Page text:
numerous labour disputes constituted the American working people’s response
to this massive exploitation by the wealthy capitalists.

Marti observed and reported these changes. He was appalled by the
unscrupulous amassing of riches and the political corruption he saw all
about him and in his writings be condemned what he called “the cult of
wealth”. He saw clearly the danger posed to the economic and political
independence of Latin America by expansionist US imperialism and he warned
that the underdeveloped countries of Latin America and the Caribbean, rich
in raw materials and natural resources, would remain poor if they allowed
their wealth to be exploited by US imperialism.

Words that are strikingly relevant and instructive to our time Marti said in
1891: “The nation eager to die sells to a single nation and the one eager to
save itself sells to more than one. A country’s excessive influence over the
commerce of another becomes political influence”.

Comrades it is evident that Jose Marti’s thoughts and insights still burn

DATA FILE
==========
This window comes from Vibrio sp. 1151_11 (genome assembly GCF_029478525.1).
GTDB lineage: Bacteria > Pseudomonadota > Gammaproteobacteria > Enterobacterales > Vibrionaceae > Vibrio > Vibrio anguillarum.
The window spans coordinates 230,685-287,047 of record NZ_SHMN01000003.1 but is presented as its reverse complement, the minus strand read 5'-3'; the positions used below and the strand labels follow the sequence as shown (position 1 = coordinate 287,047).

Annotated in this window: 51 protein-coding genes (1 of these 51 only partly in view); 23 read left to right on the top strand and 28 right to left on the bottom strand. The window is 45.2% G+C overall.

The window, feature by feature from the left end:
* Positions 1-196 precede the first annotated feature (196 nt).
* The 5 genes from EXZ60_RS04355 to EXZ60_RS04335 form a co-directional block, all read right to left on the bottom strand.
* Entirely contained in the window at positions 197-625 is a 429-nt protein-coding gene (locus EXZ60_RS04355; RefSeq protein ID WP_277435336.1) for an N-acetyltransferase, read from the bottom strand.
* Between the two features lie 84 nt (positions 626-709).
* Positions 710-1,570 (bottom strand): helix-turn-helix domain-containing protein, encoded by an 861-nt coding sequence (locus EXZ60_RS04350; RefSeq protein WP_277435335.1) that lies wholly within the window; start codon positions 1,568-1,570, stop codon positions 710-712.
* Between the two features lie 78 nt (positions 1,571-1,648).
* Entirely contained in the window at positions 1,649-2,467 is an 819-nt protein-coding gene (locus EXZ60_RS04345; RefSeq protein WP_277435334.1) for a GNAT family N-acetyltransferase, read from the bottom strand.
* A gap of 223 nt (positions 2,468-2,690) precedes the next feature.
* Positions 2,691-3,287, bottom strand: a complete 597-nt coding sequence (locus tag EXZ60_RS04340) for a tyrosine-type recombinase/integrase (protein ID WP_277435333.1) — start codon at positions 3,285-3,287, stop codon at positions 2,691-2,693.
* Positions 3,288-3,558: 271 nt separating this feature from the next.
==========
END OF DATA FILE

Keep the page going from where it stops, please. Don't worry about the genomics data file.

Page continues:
bright a century later for he was a man not only of his time but of ours
too.

So as we honour on this 130th anniversary of his birth /him let us not think
of him as a dead hero but as a leader whose spirit lives on, close to the
people, by their side every day speaking to them with words that can never
grow old, with brilliant ant thoughts that reside not in museums but in our
workplaces, our fields, our schools and our battlegrounds.

Permit me, comrades, to leave my final words to Cde. Guevara, another hero
of our Americas whose memory and example lives daily in the hearts and minds
of millions all over the .world and who once said of Jose Marti:

“Don’t be afraid to approach him, don’t think you are approaching a god,
rather a man greater than others, wiser and more sacrificing than others.
You bring him back to life a little whenever you think about him and quite a
bit whenever you act as he wanted you to act”.

Long Live the memory of Jose Marti
Long Live the memory of Ramon Quintana Long Live the Cuban Revolution
Long Live the Grenadian Revolution
Long Live the unity, friendship and solidarity of the Cuban and Grenadian
peoples.
Forward Ever, Backward Never.

Jose Marti wrote beautiful poems. One of them -

UNA BLANCA ROSA

I grow a white rose
In July as in January
For the sincere friend
Who gives me his frank hand

Cultivo una rosa blanca
Enjulio como en enero,
para el amigo sincero
que me da su mano france

And for the cruel one who tears out
The heart with which I live,
Neither thorn nor thistle do I grow;
I grow the white rose.

Y para el cruel que me arranca
el corazón con que vivo,
cordo ni ortiga cultivo;
cultivo la rosa blanca